Soros increased his investment in the trust to 1.32 million shares in the third quarter, the most since 2010, a Nov. 14 SEC filing showed. The stake, with each share representing about a 10th of an ounce, is valued at $221.4 million. Prices advanced 60 percent since January 2010, when Soros called gold the “ultimate asset bubble.” Michael Vachon, a spokesman for the 82-year-old who made $1 billion breaking the Bank of England’s defense of the pound in 1992, declined to comment.
Official Reserves

Paulson, who became a billionaire in 2007 by wagering against the subprime mortgage market, owns 21.8 million shares in the SPDR Gold Trust, making him the biggest shareholder, a Nov. 15 SEC filing showed. The 56-year-old raised his stake by 26 percent in the second quarter and his holding of about 66 tons exceeds the official reserves of nations from Brazil to Bulgaria to Bolivia.

The New York-based hedge fund company reduced its investments in Anglogold Ashanti Ltd. (ANG) and Gold Fields Ltd., the third- and fourth-biggest producers. Armel Leslie of Walek & Associates, a spokesman for Paulson’s fund, declined to comment.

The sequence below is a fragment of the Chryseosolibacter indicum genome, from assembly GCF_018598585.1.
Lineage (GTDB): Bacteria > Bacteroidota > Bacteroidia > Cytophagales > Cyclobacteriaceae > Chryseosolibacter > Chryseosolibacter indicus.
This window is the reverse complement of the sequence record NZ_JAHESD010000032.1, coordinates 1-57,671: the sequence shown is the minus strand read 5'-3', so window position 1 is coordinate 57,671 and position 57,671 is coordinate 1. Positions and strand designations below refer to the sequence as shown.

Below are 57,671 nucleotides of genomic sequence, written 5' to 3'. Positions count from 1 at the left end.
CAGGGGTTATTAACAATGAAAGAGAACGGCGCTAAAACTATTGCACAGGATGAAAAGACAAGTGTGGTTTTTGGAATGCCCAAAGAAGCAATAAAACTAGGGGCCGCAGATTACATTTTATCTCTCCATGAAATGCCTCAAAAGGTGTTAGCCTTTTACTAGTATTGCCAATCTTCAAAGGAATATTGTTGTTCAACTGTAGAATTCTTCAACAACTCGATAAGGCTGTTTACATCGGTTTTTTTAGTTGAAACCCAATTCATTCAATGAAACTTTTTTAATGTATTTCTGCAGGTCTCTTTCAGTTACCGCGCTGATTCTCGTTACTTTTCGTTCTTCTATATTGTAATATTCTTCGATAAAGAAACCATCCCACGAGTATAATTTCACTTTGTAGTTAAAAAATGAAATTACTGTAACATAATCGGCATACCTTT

Paul Touradji’s Touradji Capital Management LP sold all of its 82,000 shares in the SPDR Gold Trust in the third quarter, according to an SEC filing. Lone Pine Capital LLC, the hedge fund run by Stephen Mandel Jr., cut its stake by 31 percent to 2.6 million shares, and Dan Loeb’s Third Point LLC lowered its bet by 10 percent to 130,000 shares, filings showed last week. Officials from all three companies declined to comment.
Nine Strategists

While some investors expect stimulus to devalue currencies, the median of nine strategist estimates compiled by Bloomberg show the U.S. Dollar Index, a measure against six major trading partners, will average 82.8 next year, from 80.9 now. Steven Englander, Citigroup Inc.’s head of G-10 strategy, said in an interview this month that the currency market is signaling it isn’t yet convinced the Federal Reserve will fulfill its pledge to pump record amounts of cash into the economy through 2015.

Third-quarter demand for gold fell 11 percent, the most since 2009, as China’s slowing growth curbed purchases, the London-based World Gold Council said Nov. 15. India, the biggest buyer in the quarter, consumed 24 percent less in the year’s first nine months as bullion priced in rupees reached a record in September. The Washington-based International Monetary Fund cut its 2013 forecast for world growth twice since July, to 3.6 percent.